• Key: Computer\HKEY_LOCAL_MACHINE\SOFTWARE\Policies\Microsoft\EdgeUpdate
  • Value Name: Allowsxs
  • Value Type: ‘REG_DWORD’
  • Value: 00000001

More details on running the two Edge browsers side by side can be found here –

Endpoint Manager / Intune

To deploy Edge in Endpoint Manager, we have the option of using a new in-built application. Simply follow the below steps and then assign the application as required;

  • Open the Endpoint Manager admin center ( or the Azure Admin Portal and use the Intune blade
  • Go to Apps and then Add a new App
  • Underneath “Microsoft Edge, version 77 and later” select the “Windows 10 (Preview)
  • You should now have a screen similar to the one below;

  • On the next screen you can select the channel to deploy. The stable release again would be used for general deployments;

  • Stepping through to the end we are presented with a summery of the settings, then all you need to do is assign the app;

Managing Edge

The temptation to start firing out Edge to your end users must not get in the way of managing the browser of course. The usual suspects apply here, group policy if you are managing devices on-premise or Intune MDM profiles if you are managing devices through the cloud.

Group Policy

Microsoft provide up to date administrative templates (aka ADMX files) from the following URL – Contained within the cab file that is downloaded you will find the usual ADMX and ADML files to add to your central store;


Once added, you can obviously go ahead and configure the settings you desire inside a new or existing GPO. Below we have an example of settings applied to set the default search provider as Google;

Opening Microsoft Edge and performing a search then results in Google’s search engine being used;

Repeat the process for all other search methods, using the examples contained within the group policy settings;

Endpoint Manager /Intune

For management of Edge in a cloud managed world we use the the Administrative Templates profile type. In the below we will talk through configuring the default search provider to be Google as we did in the GPO example;

  • Go back to the Endpoint Manager admin center
  • Go to Devices and Create a Configuration Profile
  • Provide a name, select “Windows 10 and later” as the platform, and select “Administrative Templates” as the type;

  • Selecting “Edge version 77 and later” will display all of the settings for the new Edge browser
  • Now lets enter “Search” in the search field to display the browser search options;

  • Edit the “Default search provider search URL“, select enabled and enter the following;


  • Edit the “Default search provider URL for suggestions“, select enabled and enter the following;


  • Edit the “Parameters for an image URL that uses POST“, select enabled and enter the following;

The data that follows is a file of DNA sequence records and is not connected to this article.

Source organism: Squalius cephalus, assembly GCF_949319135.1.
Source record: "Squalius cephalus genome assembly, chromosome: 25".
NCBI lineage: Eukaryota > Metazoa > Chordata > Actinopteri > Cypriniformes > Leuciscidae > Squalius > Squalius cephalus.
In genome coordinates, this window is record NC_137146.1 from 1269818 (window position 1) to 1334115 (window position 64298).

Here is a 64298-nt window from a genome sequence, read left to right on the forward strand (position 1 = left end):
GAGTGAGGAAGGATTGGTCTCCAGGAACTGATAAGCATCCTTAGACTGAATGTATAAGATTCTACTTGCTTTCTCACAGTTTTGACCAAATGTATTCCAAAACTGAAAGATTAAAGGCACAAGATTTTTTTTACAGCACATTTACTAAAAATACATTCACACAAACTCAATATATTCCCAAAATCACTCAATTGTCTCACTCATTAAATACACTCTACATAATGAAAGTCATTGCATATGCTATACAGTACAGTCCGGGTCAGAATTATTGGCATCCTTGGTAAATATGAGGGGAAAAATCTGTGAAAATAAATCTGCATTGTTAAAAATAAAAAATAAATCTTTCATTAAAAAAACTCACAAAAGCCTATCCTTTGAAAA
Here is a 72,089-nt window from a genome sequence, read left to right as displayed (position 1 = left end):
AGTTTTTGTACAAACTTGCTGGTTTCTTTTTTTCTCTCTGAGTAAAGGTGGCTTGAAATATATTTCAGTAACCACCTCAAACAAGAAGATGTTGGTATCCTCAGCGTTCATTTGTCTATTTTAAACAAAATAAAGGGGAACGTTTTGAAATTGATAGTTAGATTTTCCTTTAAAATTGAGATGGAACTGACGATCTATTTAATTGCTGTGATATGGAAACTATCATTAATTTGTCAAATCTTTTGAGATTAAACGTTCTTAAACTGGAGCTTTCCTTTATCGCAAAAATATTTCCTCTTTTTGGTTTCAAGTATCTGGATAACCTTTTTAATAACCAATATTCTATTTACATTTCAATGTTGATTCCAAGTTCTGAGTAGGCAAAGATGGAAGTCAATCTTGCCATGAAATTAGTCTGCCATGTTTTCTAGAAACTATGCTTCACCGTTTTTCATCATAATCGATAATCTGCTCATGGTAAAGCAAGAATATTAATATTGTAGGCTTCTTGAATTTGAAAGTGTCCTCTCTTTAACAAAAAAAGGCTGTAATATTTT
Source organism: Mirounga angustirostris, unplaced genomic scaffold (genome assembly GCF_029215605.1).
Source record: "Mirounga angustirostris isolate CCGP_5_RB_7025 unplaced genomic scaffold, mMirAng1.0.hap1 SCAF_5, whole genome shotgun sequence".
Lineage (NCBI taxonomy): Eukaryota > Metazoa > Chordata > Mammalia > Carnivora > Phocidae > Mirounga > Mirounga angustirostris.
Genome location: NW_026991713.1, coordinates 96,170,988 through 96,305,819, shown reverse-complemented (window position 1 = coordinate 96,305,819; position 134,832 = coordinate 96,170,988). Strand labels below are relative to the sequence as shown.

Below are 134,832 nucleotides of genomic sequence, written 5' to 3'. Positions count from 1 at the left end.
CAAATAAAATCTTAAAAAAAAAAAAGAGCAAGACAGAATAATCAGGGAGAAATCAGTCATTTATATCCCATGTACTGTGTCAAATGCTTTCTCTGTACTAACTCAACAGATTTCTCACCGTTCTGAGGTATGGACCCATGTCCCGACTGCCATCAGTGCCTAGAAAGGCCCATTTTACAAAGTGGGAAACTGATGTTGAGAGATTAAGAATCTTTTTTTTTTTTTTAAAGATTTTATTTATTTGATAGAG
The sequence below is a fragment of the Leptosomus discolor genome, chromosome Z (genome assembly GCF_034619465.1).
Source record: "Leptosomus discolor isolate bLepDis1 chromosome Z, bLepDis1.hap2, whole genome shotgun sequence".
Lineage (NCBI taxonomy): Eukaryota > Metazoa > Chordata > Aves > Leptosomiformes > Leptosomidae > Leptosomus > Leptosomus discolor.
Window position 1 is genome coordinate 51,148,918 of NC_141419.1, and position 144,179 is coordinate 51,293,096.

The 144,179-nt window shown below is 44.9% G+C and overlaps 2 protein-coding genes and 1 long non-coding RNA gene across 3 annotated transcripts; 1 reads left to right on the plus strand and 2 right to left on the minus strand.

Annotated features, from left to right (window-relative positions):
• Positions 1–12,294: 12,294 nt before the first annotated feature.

• Edit the “Specifies the search-by-image feature for the default search provider“, select enabled and enter the following;


The browser should now be set to use Google for your normal search methods, not of course that you don’t want to use Bing.

Legacy Compatibility

One of the issues with Google’s native chrome was around legacy sites, those which still work with older browsers such as Internet Explorer only. Microsoft have catered for this in the new Edge with simple solutions, such as redirection of all intranet traffic to IE11;

Furthermore we also still have the ability to specify an Enterprise site list;

Blocking the new Microsoft Edge

For organisations who wish to block the roll out of the new browser, for testing or other reasons, Microsoft provides documentation on how to achieve this at the following doc site – 


Microsoft have listened to their customers here, re-building Edge from a foundation that the majority of users had moved to with Google’s own branded browser, but also adding those features that are still useful for management of the browser. Deploying Edge to replace the existing version in many organisations is probably the first entry point, as it offers far more functionality and allows end-users to have a good alternative before slowly enforcing a change in default browser.

So download it, package it, deploy it and test it. I’ve already switched, job well done Microsoft.

Maurice Daly

Maurice has been working in the IT industry for the past 20 years and currently working in the role of Senior Cloud Architect with CloudWay. With a focus on OS deployment through SCCM/MDT, group policies, active directory, virtualisation and office 365, Maurice has been a Windows Server MCSE since 2008 and was awarded Enterprise Mobility MVP in March 2017. Most recently his focus has been on automation of deployment tasks, creating and sharing PowerShell scripts and other content to help others streamline their deployment processes.